The Inherent Dangers of Elf on the Shelf

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It started in 2005, not really the “Tradition” that Bing Crosby is.

If you’re like me, then the holidays are a time of elaborate decoration, gift-giving and the hidden look of disappointment in your parents’ eyes as they come to terms with another season that you’ve stood by your decision not to have children. Luckily for my parents, my younger sister has two little boys that love Christmas! My parents adore them and my sister and her husband are heavily involved in their lives and forming nostalgic memories for them to look back fondly on.  One of the “traditions” that my sister introduced is the Elf on the Shelf: A Christmas Tradition.

For those of you who aren’t in the know as I was not, Elf on the Shelf is a posable elf doll and accompanying book that outlines what this little elf means for the children of the house. The book goes on to tell the children to whom it is read that EOTS is Santa’s eyes and ears. EOTS will position himself in a spot in the house (hence the ability to wrap his spindly little arms and legs around stuff in the house) and, if he spots you being good, then he sprints up to the North Pole during the night, lets the Big Man know that you should be on the Nice List and then hauls ass back to your house to situate himself in a different spot to begin his silent, spying vigil anew. The main rule in the book is that children MUST keep their damn, stinking paws off the elf. They can’t touch the elf or his magic might disappear and he would be driven to life on the streets, most likely killed by an outdoor cat who would first bat him around as a plaything, further removing his magic and ultimately his will to live.

It is a terrible idea to buy this for your children. Here’s the three reasons why.

#3:  You’re asking for your child to develop a complex.

So, you’ve decided that an inanimate bendy doll is the best way to manage your child’s behavior through the promise of rewards. Now your child always has one eye on the smiling little elf that you’ve sat on the china hutch or cleverly hung from the chandelier. He or she does his or her best to always behave, not throw a fit, play nice with their sibling, share their toys and wakes up every morning, anxiously running to the spot where the elf was monitoring the night before. Relieved, the child sees that the elf has run up North and reported their good behavior! Now the child must make it their life’s priority to search out where you’ve devilishly hidden the elf. Your sweet, behaving child cannot rest until they learn where the elf is so that they can make sure that it is in a different spot tomorrow and the game can begin again.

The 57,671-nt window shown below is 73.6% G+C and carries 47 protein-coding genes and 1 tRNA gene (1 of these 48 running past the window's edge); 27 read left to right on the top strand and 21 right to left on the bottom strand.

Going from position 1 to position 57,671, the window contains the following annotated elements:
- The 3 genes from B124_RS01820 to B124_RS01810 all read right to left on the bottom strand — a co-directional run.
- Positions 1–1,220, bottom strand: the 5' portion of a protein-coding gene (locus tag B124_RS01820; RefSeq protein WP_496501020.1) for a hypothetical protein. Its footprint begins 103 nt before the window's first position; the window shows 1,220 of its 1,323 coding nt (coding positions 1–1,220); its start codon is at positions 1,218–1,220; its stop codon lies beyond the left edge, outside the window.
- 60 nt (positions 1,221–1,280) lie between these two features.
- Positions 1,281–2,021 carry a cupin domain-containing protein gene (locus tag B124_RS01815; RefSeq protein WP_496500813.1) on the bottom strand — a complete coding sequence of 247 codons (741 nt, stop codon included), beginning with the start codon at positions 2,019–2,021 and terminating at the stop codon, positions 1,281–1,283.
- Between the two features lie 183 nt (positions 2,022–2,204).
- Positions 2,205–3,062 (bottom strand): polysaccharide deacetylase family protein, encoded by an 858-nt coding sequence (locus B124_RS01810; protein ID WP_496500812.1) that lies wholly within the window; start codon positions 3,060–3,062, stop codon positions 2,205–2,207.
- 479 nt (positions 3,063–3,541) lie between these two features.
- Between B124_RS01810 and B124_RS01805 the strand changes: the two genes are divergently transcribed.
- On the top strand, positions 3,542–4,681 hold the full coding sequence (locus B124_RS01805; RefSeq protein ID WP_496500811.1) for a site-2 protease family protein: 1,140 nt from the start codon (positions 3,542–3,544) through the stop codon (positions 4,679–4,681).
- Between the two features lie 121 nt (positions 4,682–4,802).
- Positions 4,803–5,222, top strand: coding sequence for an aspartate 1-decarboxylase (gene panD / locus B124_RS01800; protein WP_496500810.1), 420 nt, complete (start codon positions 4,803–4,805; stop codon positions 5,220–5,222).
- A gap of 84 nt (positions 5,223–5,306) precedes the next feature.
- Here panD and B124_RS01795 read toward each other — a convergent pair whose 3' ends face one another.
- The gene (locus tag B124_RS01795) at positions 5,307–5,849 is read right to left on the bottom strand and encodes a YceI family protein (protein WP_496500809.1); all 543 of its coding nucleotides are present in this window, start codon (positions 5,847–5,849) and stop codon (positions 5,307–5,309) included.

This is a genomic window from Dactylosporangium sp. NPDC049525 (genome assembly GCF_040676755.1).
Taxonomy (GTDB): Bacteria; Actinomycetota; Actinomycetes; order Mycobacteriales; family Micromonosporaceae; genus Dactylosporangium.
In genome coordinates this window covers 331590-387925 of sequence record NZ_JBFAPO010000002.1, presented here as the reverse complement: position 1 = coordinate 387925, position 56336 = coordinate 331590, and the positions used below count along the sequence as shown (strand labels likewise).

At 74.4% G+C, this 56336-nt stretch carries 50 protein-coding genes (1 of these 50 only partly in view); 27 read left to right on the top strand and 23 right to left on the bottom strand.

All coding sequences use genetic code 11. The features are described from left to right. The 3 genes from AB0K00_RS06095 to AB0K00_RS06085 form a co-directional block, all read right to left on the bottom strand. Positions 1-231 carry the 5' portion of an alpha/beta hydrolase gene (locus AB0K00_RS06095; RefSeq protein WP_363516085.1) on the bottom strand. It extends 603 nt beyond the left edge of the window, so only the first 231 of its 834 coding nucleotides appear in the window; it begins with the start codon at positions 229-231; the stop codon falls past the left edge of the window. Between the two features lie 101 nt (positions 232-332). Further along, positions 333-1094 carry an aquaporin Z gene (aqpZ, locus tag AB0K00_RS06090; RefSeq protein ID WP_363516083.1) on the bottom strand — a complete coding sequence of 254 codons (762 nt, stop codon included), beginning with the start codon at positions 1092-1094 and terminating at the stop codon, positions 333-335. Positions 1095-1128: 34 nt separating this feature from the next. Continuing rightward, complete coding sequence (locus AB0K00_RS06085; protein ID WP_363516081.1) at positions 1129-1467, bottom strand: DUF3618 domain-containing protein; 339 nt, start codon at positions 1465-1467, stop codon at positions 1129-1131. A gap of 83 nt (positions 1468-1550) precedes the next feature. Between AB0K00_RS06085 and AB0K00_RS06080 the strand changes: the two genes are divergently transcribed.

If this were an adult, we would label it extreme paranoia or obsessive compulsive disorder. Do you really want your child to become frantic about finding and pleasing a doll?  And, let’s not forget that you have to be obsessive about this as well, because this is the main reinforcement that your child has now to behave.  However, it should be pointed out that…

 #2: You’re encouraging bad behavior.

If you’re diligent and move the elf every night, you can rest assured that your beautiful snowflake is encouraged to be good and listen to mommy and daddy. But, let’s say that the child does something naughty and he knows it.  He knows he’s been bad, but the next morning, the elf has moved!  The elf didn’t see!  What else can he get away with?  Or, does this mean that what the child considered to be “bad” is not bad at all?  Maybe it is condoned, nay, encouraged by Santa! Eh-gads, man!  Do you know what this means?  We can do anything we want!  As long as the elf moves, then it doesn’t matter what Mom and Dad say!

So, maybe they won’t take it that far, but let’s say that your child does misbehave and the elf doesn’t move. How long can you hold out this game?  Really?  Are you going to keep leaving the elf where it is until the child turns around and changes their ways?  If so, are you willing to deprive them of gifts at Christmas or are you going to continue just as you would have even if you hadn’t had the elf in the first place? 

And what if your child really does start behaving if the elf stays where he is? They are good all day, but it was a long day at work, you’re tired, maybe had a glass of wine after putting junior to bed and the next morning, the stream of questions reminds you of something you didn’t do.

#1 You’re going to forget.

Back to my sister.  This is her experience with Elf on the Shelf in her actual Facebook feed.

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Two days.  She lasted TWO DAYS!  My sister’s no dummy and she lasted two days. This means that she got Elf on the Shelf, showed her boys, moved it once and then forgot. 

Why set yourself up for failure?  Just give the kids some presents, sing some songs and eat a bunch of food with family.  Leave the Elf on the Shelf.

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